AM I A FIGMENT OF YOUR IMAGINATION OR AM I ONE OF YOURS
As I sit here watching the words appear upon the screen of my laptop I have to ask myself; Does life imitate art or does art imitate life?
I remember drawing a man walking in space. I carefully rendered the image with my 6 year old hand upon the Manila paper with the fat crayons. I remember getting a Dixie cup full of water and dipping my paint brush into the clear liquid. I moistened the small pat of blue paint and soaked my brush with the azure liquid. I rinsed the brush in the water turning it light blue. Dip, moisten, rinse, dip, moisten, rinse until I was satisfied with the shade of blue within the cup. I then started brushing the diluted water color across the surface of the paper; back and forth, forth and back I went until the large sheet of paper was covered. Years later I would learn that this was called a “Wash” but on that day I was just was trying something new.
Did I know that I was supposed to do this or did someone tell me how to do it? The sands of time have coated my memory and fogged my vision. What I do remember is my first grade teacher, Miss Pyle, making a big deal out of it. I remember the picture being on display in the Clay Elementary School hallway for a long time. I remember my Mother and Grandmother excitedly telling me that my picture won the number one place in the State of Kansas. I did not understand what that meant but they were excited and happy so I acted excited and happy too.
I remember a newspaper reporter with a big camera taking my photo and asking me how it felt to know that I was the number one artist in my age group in the country. I remember two years later when the same reporter asked me; “How did you know two years ago that man would walk in space?” I remember my Mother and Grandmother being so proud that my simple picture was on display in the Smithsonian Institution. I remember asking, “What’s a Smithsonian?”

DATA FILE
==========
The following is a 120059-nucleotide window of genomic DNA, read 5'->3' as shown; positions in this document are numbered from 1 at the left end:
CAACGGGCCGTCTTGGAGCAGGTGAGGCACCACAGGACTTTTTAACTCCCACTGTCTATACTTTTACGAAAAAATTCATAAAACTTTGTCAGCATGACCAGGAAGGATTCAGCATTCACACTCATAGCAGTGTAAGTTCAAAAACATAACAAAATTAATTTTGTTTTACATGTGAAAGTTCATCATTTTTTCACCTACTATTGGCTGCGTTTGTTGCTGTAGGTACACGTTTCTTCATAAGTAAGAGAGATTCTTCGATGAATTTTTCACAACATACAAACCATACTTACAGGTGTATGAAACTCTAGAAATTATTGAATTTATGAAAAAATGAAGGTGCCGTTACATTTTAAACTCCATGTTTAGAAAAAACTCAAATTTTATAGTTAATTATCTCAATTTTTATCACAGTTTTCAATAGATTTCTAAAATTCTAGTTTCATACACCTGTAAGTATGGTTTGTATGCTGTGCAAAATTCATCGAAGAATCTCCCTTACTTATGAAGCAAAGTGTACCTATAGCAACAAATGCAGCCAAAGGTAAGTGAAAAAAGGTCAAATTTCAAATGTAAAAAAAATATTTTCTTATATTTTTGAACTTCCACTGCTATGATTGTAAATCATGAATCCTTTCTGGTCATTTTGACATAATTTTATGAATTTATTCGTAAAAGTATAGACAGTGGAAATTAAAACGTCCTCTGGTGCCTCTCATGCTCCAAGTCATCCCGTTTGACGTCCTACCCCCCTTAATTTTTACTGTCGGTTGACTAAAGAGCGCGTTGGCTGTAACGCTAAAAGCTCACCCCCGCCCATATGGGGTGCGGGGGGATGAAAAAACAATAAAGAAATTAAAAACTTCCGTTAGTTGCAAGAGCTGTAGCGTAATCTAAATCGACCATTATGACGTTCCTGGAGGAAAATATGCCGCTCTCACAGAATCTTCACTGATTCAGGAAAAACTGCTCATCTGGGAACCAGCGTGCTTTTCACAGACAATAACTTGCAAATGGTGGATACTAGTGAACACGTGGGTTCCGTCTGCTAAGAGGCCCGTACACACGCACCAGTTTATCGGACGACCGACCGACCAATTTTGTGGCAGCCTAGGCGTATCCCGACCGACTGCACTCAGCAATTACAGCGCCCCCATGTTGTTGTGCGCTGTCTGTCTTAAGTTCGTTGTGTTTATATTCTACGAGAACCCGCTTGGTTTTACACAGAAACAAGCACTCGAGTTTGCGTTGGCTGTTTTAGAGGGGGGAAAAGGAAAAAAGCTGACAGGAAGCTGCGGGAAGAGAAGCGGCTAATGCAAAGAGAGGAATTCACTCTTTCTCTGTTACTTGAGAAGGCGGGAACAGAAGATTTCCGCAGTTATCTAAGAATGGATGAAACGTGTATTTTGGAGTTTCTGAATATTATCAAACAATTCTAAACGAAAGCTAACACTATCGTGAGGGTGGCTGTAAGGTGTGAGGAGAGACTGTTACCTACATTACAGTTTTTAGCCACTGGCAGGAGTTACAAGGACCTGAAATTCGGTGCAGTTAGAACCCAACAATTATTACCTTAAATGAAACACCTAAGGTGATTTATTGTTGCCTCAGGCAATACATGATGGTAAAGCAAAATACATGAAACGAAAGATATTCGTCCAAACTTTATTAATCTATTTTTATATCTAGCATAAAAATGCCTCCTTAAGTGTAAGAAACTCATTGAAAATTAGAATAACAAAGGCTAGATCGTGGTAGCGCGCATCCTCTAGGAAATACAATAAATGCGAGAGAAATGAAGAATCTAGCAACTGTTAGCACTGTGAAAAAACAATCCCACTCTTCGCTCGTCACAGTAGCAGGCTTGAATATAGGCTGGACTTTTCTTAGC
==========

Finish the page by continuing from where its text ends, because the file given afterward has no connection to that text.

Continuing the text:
My Mother once looked at me and said; “I don’t trust you, when I am old you will put me into a nursing home and leave me there to die.” I argued that I would never do that and that if she ever did need to be in a nursing home I would not abandon her and just “Leave Her To Die”. She did not believe me and said, “Your sister will take care of me, unlike you.” I told her, with as much conviction as my 15 year old mouth could muster, “Pat will not take care of you but I will.” When the time came Pat did not take care of her… I did.
How did I know Man would walk in Space? How did I know my Mom would need me one day? I have known these things and so much more about my life. I once heard it said that life is a canvas upon which an unfinished painting resides. No one knows what the next brush stroke may bring. But within my life the canvas is not unfinished; I know what the next brush stroke will be and where I will put it.
I cannot tell you why or how that I know what the painting of my life will be I just know that it is. Sometimes it weighs heavy on me, this knowing. I often feel like that Astronaut, coupled to his capsule by a thin life line as the void of space beckons. He cannot be distracted by the darkness around him; he must forever keep his eye on that silver metal life raft which floats high above the planet of his birth. Some day the space man will re-enter his capsule, secure the hatch and plummet at 185 miles per hour like a shooting star back from whence he came. But today he will not fall back to earth; today he shall live in a crayon Universe and swim in a wash of blue in manila space.